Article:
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Magician: Apprentice (Riftwar Cycle: The Riftwar Saga Book 1) Kindle Edition
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|Length: 509 pages||Word Wise: Enabled||Enhanced Typesetting: Enabled|
|Page Flip: Enabled||
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- Book 1 of 4 in Riftwar Cycle: The Riftwar Saga
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“Understandably, this is one of the highest-regarded books in the world.”—Fantasy Book Review
“Totally gripping . . . A fantasy of epic scope, fast-moving action and vivid imagination.”—The Washington Post Book World
“Most exciting . . . A very worthy and absorbing addition to the fantasy field.”—Andre Norton
“The best new fantasty in years . . . has a chance of putting its aughor firmly on the trone next to Tolkien—and keeping him there.”—The Dragon Magazine
From the Inside Flap
- ASIN : B073TJ3J3J
- Publisher : Spectra (August 22, 2017)
- Publication date : August 22, 2017
- Language : English
- File size : 6164 KB
- Text-to-Speech : Enabled
- Enhanced typesetting : Enabled
- X-Ray : Enabled
- Word Wise : Enabled
- Print length : 509 pages
- Lending : Not Enabled
- Best Sellers Rank: #14,901 in Kindle Store (See Top 100 in Kindle Store)
- Customer Reviews:
Top reviews from the United States
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It's like Feist saw how George Lucas edited the original Star Wars trilogy for the DVD release and thought it was a great idea. It wasn't.
Additionally, the e-book conversion for this and following books was done with OCR (optical character recognition—basically scanning each page into digitized, editable text), has left it with multiple spelling errors—place where the correct letter is "e" but the software reads it as "c," for instance. It's irritating.
The Riftwar books launched the beginning of a golden age of post LOTR fantasy series, to be followed by Weiss/Hickman's Dragonlance and, of course, R.A. Salvatore's Drizzt. If a new reader set out to read those three series -- others will certainly have different favorites, but those are mine -- they will have several years of wonderment ahead.
Other than that, the story's great, the writing's great, and I do recommend them to any fantasy reader. Its a classic series, and ever since "young adult" style books appear to have taken over the genre, its good to get a "real adult" series to read. Just mind the bratwurst.
I went in to this book knowing that it and its squeal were originally one volume so I was expecting it to be rather slow because it's only the first half. For most of the book I was not bothered by the pace. However, I had a problem with the slowness, specifically the four years the war has covered just in this book (so half of the original one volume), in that it makes literally no sense.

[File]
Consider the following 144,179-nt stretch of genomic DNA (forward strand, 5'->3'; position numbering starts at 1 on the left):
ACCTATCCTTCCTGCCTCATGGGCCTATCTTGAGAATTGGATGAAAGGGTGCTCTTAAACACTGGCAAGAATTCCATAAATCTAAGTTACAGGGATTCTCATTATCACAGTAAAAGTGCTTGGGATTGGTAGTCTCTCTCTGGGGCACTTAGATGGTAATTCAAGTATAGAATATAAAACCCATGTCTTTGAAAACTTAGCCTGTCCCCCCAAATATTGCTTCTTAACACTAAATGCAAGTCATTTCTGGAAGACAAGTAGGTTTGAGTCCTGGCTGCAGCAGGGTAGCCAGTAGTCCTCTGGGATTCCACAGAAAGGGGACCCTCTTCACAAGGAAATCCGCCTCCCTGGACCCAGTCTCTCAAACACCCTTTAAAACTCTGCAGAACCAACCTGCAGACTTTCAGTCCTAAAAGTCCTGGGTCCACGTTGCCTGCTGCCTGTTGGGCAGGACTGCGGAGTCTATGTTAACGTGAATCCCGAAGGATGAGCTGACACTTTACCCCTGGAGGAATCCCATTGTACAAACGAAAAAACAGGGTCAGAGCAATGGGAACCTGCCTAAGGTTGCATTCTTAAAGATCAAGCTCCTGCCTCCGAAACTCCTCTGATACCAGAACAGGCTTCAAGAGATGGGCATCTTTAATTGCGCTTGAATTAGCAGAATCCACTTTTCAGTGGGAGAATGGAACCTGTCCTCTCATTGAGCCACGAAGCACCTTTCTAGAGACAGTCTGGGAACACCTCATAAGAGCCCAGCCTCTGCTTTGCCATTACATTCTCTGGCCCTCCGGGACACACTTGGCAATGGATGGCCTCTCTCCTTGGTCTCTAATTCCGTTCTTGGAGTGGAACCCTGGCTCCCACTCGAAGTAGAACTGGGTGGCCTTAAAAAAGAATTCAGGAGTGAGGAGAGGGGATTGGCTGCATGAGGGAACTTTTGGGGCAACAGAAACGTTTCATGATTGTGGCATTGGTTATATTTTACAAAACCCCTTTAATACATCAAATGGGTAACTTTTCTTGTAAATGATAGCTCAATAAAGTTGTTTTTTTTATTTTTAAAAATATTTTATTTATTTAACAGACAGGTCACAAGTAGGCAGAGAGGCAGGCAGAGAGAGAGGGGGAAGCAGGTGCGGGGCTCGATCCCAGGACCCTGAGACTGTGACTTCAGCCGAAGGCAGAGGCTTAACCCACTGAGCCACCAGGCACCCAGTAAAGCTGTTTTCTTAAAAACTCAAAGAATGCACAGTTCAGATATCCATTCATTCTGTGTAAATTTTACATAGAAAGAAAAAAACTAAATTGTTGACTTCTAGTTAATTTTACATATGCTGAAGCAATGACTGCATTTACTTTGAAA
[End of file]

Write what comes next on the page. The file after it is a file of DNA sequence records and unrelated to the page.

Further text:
First, the time jumps are weird. You'll think "oh it must be the next or a few days later" and Feist goes "9 months later" and it doesn't make any sense for what has supposedly happened in that time period. It felt like every encounter between the two armies had a mandatory 6 month pause following it.
Second, the people of the Kingdom of the Isles understand ridiculously little about people they have supposedly been fighting, almost non-stop, for FOUR years. Interactions between the two peoples are like they literally just discovered each other four hours ago rather than four years.
Third, Feist has failed in the fact that I found it unbelievable, with a minimal understanding of tactics, that the war has gone on for so long already. Instead of making me feel like the two sides were evenly matched, instead I just switched back and forth between "oh this side should have won in like 10 seconds." It was confusing just from a logic standpoint.
Last, I frankly wish female characters had been absent all together. Carline is just terrible. And it's not her fault. She is not written to be a person. She is written to be a thing for Roland and Pug to act out their own feelings/growth on. I excused many things based on this book's age, but I am pretty sure they had women already in 1982. Although I am less sure if Feist has ever met one.
I will read the squeal because I promised a friend to, but would make no promises about further books as I don't expect the squeal to be much better. I would also be shocked if I remember much about this book a year from now.
Top reviews from other countries
Possibly a touch disappointing now, but one should leave some things in the mists of time perhaps and I have subsequently read better - Donaldson, Pullman, Goodkind to name a few
But still readable